I've known Bill and Grace Deters for more than 30 years. They are good friends, business partners and avid travelers. When I learned of their plans for an unusual September adventure. I asked Grace to keep a periodic travel log to share with our readers. Here are some excepts and photos that I thought you might enjoy:
"We began our trip in Seville, Spain with two guides and seven couples on eight motorcycles. A minivan tags along carrying our gear and a spare motorcycle. Our tiny caravan consists of three couples from Rio de Janeiro, one from Canada, two from Sedona, Arizona, plus Bill and me.
Our incredibly handsome guide is a newlywed from Portugal named Nuno and our driver is Malcolm, an Argentinean raspberry farmer who supplements the family income leading motorcycle tours four times a year. We are riding BMW 1200 G.S. motorcycles and I would describe the trip as majestic, enlightening and damned difficult.
The first day we traveled 200 miles to Menzeh, averaging between 75-80 mph in 106- degree heat. Even with frequent stops and a two-hour lunch, it was a very full day. The second day it was 310 miles to Marrakech. The temperature dropped into the mid-90’s as we crossed the Atlas Mountains but the roads were winding and the terrain challenging.
We crossed from Spain to Tangier, Morocco by ferry. What a delightful surprise. Color was everywhere--from the women attired in long dresses with matching head scarves to the men and younger women in colorful shirts, blouses and jeans. I had expected a more traditional society but we encountered only a few older men in long white gandoras. The traffic in Marrakech is something else--lots of traffic circles and streets filled with cars, trucks, motorbikes, bicycles, even horse-driven carriages. The children loved to signal us to rev our engines which resulted in explosions of giggles and waves. After our ride through the mountains, I found myself wishing I was 15 years younger. We were shot. The group took in a bit of nightlife and Bill and I could barely stay awake.
Thank goodness, the next day was a free day. We slept, exercised, had massages,
and in the evening went to the Djemaa el Fna market which is the busiest and largest market square in the world. There were snake charmers, story tellers, musicians and vendors selling everything from fresh fruit to live chickens.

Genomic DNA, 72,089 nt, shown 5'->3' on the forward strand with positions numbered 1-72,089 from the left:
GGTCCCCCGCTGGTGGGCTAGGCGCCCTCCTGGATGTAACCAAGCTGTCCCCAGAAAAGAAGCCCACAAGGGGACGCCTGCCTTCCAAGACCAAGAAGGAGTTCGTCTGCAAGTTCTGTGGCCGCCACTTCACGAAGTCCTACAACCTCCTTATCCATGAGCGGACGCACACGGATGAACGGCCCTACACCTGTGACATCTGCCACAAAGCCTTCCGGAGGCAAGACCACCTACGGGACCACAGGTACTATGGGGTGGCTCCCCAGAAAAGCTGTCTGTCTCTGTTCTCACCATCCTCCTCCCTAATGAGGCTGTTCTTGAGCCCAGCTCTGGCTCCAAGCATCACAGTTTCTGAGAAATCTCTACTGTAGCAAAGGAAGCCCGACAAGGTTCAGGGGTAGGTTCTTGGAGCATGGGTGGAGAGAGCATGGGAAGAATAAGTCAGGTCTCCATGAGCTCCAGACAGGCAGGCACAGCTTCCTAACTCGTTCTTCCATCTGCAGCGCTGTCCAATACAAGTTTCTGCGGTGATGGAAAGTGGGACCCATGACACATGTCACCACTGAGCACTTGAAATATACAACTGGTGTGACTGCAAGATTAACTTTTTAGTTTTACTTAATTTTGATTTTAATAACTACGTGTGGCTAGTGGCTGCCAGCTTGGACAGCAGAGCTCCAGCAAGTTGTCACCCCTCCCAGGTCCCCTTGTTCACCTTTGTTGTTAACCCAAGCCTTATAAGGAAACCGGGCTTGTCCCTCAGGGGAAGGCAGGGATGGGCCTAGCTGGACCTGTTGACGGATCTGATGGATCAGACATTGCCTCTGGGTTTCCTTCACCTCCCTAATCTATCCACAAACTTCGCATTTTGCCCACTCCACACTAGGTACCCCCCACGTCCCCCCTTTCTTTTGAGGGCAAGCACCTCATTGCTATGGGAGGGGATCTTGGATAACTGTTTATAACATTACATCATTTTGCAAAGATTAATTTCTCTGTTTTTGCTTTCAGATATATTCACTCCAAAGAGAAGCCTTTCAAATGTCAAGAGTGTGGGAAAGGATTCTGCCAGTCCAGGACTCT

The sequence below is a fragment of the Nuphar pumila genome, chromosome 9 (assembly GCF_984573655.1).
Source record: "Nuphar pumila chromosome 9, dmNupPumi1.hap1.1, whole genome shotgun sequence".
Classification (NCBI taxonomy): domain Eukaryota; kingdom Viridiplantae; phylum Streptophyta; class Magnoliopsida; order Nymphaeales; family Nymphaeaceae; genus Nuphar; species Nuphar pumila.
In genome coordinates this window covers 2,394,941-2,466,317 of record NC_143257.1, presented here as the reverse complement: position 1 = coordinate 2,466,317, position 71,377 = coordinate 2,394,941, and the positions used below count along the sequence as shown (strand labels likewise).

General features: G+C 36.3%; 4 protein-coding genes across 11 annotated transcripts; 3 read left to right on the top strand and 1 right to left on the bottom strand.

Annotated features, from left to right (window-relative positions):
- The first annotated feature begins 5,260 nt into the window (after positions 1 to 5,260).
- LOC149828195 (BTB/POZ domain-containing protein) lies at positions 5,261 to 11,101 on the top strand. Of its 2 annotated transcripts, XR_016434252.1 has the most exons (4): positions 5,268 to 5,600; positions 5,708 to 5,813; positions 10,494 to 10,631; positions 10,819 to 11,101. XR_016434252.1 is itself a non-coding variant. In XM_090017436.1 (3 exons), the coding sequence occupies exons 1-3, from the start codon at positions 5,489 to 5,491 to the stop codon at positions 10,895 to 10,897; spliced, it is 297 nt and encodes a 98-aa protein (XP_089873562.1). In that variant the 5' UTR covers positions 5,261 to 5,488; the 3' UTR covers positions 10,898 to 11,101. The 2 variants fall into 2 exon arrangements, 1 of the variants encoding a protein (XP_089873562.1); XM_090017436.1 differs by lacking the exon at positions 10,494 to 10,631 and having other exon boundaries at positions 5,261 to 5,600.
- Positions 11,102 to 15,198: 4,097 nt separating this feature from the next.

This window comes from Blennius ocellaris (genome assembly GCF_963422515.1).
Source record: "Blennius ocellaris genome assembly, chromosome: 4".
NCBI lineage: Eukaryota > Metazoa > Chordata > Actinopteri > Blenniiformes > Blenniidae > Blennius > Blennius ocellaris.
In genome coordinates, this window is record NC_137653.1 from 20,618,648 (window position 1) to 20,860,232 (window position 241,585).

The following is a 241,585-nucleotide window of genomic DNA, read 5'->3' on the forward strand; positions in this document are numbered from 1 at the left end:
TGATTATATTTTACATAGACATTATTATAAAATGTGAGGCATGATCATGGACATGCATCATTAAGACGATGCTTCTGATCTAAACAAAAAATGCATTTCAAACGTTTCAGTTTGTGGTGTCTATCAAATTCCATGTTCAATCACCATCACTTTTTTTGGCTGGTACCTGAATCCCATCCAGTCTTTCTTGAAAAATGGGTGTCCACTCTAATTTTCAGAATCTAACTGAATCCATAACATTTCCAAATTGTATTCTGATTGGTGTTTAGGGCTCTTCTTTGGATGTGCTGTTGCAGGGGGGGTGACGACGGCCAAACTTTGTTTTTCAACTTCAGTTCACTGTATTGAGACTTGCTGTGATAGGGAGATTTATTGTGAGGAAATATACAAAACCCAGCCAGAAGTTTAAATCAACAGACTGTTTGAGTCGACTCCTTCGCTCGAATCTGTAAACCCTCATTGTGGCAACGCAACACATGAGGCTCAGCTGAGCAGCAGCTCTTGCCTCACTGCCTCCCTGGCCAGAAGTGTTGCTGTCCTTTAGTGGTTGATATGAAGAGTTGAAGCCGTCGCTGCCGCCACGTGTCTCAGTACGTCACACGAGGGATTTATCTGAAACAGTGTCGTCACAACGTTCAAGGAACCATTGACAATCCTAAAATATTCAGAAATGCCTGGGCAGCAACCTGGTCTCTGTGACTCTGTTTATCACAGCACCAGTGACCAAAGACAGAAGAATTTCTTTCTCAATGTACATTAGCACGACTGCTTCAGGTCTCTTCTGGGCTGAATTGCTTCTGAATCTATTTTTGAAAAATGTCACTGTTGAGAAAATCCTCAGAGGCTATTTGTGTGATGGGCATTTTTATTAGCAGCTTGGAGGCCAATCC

The next morning we rode through the Atlas foothills and into the Sahara Desert. It is still in the 90’s but today we got a bit of rain which we are told is most unusual. We will remain in Eroud and will leave at noon to begin our sojourn in tents, riding camels and experiencing, what we are told, are amazing sunsets.
It’s Saturday, September 18th and our seventh day of riding. We’ve switched to 4x4 Land Cruisers to travel from the desert roads over the sand dunes on the way to our tents. Our guides tell us that a previous tour had a tough time over the lava rock and fought to stay upright in the sand. The trip took only 90 minutes but it included some interesting stops. One was to the village of the “Black People.” The village founders were African slaves brought here in the early 1900s. They keep themselves separate from the Moroccans, they’ve intermarried and survive primarily by performing for tourists. There were no women visible on the streets or in the performances. All the music, dance and even the mint tea was served by the village men.
We also stopped about 30 miles from the Algerian border where Moroccan solders are quartered to insure that no Algerians slip across. Sound familiar?
Our four-wheel Land Cruiser took us over sand dunes, gravel pits, dry lakes, and by 5:00 p.m. we had arrived at our desert bivouac—tents. We immediately mounted camels for a trek among the sand dunes to the top of the erg, which are dunes 22 kilometers long (north to south) and five kilometers wide. The tallest dune is about 500 feet high. As sunset approached we dismounted at the base of one of the tallest dunes, climbed to the top and were served champagne while we sat and watched the sunset. I cannot tell you how magnificent and surreal I found this experience. Then it was back to camp on our camels.
That night in camp we were served a traditional Moroccan dinner, and were entertained with music
and dancing performed by the “Black People” villagers as we sat around a campfire. After we retired to our tents, at 10:30 the generator was turned off and everything went dark as pitch, the only light coming from the half moon in the sky above. What struck me most was the absolute silence: Not a sound was heard. I had trouble falling asleep. It was mystifying. I found the lack of sound almost deafening. But in the morning sound returned with a fury at 6:00 a.m., when our Moroccan camp boss started banging on pans, signaling it was time for us to get up. (More updates as time and internet are available)"
Graceann Deters is the author of Divine Betrayal, available from Amazon in the products directory on our site.